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Translocation of proteins across mitochondrial membranes driven by a chaperone-based “import motor”

The vast majority of the hundreds of proteins of the mitochondrial matrix are synthesized on cytosolic ribosomes. Thus, efficient import of proteins is critical for mitochondrial function. The import motor required for driving proteins across the inner membrane into the matrix is composed of 5 essential components, with the matrix Hsp70 molecular chaperone, at its core. Our goal is to dissect the specialized regulated protein:protein interactions amongst the components and the translocon channel that have evolved to drive efficient translocation of polypeptides across the membrane. 

Mitochondrial Hsp70 is tethered to the import channel via interaction with the peripheral membrane protein Tim44. The J-protein partner of mtHsp70, Pam18, is also tethered to the translocon, in part via interaction with Pam16. Having purified proteins in hand, we are now able to analyze interactions amongst these 4 proteins, and to ask how regulation of their interactions serves to drive protein import. Our goal is to develop a comprehensive model for import of proteins into the mitochondrial matrix that is consistent with genetic and in organellar mitochondrial import studies, as well as biochemical analysis of mutant proteins. 

This mitochondrial import system also serves as a “case study” of how an “all-purpose” Hsp70 that has maintained its involvement in general protein folding has evolved specialized, tightly regulated protein:protein interactions that allows it to carry a specialized function, protein translocation.

Questions we are addressing include:

  • Regulation of the Tim44:Ssc1 interaction. What is the molecular basis of the Tim44:Ssc1 interaction? What is the role of unfolded client protein, nucleotide and the nucleotide release factor in regulating the Tim44:Ssc1 interaction?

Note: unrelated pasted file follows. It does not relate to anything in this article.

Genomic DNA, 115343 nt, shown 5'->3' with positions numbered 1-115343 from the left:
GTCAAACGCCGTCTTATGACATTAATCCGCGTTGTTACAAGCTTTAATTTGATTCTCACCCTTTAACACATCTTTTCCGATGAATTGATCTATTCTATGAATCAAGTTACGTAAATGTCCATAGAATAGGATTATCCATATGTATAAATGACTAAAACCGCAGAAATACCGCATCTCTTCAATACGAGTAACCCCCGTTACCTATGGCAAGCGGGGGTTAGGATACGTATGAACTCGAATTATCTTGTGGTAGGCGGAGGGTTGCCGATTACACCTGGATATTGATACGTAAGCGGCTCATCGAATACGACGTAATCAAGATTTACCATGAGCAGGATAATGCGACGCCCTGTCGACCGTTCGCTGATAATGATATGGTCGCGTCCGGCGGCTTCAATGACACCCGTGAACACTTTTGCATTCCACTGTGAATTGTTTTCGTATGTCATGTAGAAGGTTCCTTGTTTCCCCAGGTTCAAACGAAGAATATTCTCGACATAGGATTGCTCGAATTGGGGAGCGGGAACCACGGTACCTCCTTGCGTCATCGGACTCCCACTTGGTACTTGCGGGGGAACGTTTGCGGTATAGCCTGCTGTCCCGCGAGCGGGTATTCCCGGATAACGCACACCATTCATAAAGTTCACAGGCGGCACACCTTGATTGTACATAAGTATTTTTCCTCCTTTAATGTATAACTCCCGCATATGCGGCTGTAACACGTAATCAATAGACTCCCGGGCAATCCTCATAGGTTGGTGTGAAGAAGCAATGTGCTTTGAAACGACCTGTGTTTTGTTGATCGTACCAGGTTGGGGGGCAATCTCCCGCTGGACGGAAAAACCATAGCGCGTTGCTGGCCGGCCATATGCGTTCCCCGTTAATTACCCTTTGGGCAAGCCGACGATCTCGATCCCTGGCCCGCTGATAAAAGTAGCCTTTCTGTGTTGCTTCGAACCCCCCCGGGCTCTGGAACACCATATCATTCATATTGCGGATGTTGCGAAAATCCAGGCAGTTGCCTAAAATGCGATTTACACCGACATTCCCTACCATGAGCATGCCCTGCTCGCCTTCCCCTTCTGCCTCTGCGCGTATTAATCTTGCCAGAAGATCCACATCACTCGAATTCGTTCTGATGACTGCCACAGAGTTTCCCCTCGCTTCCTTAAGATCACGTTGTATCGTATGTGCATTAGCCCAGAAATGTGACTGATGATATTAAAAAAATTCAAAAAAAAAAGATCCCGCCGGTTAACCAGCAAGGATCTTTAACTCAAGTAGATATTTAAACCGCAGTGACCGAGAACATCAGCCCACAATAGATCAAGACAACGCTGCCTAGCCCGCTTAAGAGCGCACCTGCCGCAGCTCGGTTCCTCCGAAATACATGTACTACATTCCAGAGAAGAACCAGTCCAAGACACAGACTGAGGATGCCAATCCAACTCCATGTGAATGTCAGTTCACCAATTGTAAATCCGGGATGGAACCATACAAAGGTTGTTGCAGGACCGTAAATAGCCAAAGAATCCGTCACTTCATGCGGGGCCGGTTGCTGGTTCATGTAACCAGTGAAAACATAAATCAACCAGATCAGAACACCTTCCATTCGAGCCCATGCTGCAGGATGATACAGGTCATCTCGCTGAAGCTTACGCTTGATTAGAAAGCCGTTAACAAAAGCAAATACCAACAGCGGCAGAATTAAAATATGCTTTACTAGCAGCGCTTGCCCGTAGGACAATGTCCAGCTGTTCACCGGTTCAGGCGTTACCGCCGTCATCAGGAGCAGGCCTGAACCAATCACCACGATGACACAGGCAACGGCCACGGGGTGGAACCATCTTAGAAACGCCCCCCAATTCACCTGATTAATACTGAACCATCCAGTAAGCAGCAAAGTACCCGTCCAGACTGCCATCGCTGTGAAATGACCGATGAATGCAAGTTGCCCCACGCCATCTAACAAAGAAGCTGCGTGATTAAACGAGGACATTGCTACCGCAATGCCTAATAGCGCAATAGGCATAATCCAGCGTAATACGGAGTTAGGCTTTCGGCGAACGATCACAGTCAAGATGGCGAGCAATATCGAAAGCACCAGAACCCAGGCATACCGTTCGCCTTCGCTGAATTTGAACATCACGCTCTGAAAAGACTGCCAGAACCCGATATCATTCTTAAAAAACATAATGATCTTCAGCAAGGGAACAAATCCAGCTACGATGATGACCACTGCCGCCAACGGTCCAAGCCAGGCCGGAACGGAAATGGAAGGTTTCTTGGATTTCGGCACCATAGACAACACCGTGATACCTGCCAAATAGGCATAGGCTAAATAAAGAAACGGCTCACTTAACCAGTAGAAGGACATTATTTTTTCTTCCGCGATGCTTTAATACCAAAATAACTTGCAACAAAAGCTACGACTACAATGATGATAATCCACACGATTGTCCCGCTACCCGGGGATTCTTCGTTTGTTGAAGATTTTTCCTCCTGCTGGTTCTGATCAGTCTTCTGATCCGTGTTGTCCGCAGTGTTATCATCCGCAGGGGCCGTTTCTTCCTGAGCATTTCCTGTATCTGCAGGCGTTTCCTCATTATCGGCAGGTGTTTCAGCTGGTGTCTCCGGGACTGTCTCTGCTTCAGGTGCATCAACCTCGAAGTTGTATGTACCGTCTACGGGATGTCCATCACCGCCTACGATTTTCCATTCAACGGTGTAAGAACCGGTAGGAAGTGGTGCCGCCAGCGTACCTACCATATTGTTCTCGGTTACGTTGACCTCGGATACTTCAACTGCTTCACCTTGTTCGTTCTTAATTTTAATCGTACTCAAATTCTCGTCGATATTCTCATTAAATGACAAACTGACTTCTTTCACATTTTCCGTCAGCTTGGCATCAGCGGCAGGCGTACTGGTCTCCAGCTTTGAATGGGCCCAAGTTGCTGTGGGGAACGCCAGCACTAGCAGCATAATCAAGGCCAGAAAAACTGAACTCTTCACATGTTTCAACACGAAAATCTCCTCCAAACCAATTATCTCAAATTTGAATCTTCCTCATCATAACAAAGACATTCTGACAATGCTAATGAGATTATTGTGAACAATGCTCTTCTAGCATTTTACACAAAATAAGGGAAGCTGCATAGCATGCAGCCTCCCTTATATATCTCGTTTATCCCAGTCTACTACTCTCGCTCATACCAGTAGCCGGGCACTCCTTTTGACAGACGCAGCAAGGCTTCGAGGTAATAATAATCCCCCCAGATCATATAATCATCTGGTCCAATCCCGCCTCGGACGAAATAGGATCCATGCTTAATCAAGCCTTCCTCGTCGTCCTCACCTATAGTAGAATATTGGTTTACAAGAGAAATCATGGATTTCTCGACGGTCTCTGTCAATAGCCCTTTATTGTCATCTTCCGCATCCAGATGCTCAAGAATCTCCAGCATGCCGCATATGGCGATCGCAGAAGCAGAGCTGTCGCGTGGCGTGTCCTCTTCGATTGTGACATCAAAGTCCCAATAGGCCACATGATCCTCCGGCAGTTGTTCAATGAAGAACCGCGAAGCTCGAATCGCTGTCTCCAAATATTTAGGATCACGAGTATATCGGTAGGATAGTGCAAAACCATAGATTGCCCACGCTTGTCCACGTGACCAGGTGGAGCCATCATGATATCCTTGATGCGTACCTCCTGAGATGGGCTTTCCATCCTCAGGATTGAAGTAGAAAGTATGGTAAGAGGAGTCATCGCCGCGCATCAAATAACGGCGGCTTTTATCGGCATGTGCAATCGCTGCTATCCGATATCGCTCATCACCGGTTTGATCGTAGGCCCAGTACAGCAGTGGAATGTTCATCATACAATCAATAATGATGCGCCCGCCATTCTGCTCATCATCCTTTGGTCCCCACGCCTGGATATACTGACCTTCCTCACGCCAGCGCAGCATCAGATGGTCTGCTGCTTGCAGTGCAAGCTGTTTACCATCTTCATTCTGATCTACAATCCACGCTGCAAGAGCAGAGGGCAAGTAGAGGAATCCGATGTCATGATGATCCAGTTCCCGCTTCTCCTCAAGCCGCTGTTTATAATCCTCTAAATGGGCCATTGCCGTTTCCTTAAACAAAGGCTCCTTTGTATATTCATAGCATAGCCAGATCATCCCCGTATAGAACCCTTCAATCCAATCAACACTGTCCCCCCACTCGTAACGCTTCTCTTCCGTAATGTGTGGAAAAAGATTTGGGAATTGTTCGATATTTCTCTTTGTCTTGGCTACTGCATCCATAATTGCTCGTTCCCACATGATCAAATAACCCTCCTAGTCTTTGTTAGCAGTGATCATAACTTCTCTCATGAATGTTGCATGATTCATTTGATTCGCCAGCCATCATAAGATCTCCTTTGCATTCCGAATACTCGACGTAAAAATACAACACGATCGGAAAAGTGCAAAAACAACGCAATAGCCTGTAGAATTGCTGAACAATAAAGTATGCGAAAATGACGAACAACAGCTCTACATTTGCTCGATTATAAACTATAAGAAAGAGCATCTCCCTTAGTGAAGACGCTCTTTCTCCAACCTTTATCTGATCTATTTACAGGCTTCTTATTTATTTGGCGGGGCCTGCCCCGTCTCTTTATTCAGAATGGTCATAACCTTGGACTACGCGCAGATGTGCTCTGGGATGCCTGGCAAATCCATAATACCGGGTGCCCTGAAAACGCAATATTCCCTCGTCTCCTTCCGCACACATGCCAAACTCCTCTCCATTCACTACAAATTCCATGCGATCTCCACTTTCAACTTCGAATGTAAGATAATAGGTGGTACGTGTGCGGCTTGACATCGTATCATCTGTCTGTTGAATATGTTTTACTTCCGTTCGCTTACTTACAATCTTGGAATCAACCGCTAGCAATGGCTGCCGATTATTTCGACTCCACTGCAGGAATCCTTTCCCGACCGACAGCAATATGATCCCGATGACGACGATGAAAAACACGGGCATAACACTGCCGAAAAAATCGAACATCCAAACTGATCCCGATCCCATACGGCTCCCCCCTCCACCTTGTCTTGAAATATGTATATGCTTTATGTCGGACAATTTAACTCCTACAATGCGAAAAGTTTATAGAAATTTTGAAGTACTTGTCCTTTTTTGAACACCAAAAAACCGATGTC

• Tim44 as a scaffold for the entire import motor. We will test the hypothesis that Tim44 serves as a scaffold for all the import motor components, thus positioning the J-domain of Pam18 appropriately for efficient stimulation of Hsp70’s ATPase activity. Does Pam16 serve to tether Pam18 to the translocon via its interaction with Tim44 or to regulate Pam18’s ATPase stimulatory ability, or both?
  • Functional interaction of Tim44 with the import channel.  Tim17 and Tim23 compose the import channel. in organellar studies indicate a direct interaction between them and Tim44. We will analyze these interactions with a long-term goal of reconstituting the import apparatus of the inner membrane.

Selected Craig Lab Publications:

Schiller D, Cheng YC, Liu Q, Walter W, Craig EA. (2008) Residues of Tim44 involved in both association with the translocon of the inner mitochondrial membrane and regulation of mtHsp70 tethering.  Mol Cell Biol. 28:4424-33. [PDF]

D'Silva PR, Schilke B, Hayashi M, Craig EA. (2008) Interaction of the j-protein heterodimer pam18/pam16 of the mitochondrial import motor with the translocon of the inner membrane. Mol Biol Cell. 19:424-32. [PDF]

D'Silva PR, Schilke B, Walter W, Craig EA. (2005) Role of Pam16's degenerate J domain in protein import across the mitochondrial inner membrane. Proc Natl Acad Sci U S A. 102:12419-24. [PDF]

D'Silva P, Liu Q, Walter W, Craig EA. (2004) Regulated interactions of mtHsp70 with Tim44 at the translocon in the mitochondrial inner membrane. Nat Struct Mol Biol. Nov;11(11):1084-91. [PDF]

D'Silva PD, Schilke B, Walter W, Andrew A, Craig EA. (2003) J protein cochaperone of the mitochondrial inner membrane required for protein import into the mitochondrial matrix. Proc Natl Acad Sci (USA).100(24):13839-44. [PDF]

Liu Q, D'Silva P, Walter W, Marszalek J, and Craig EA. (2003) Regulated cycling of mitochondrial Hsp70 at the protein import channel. Science. 300:139-41. [PDF]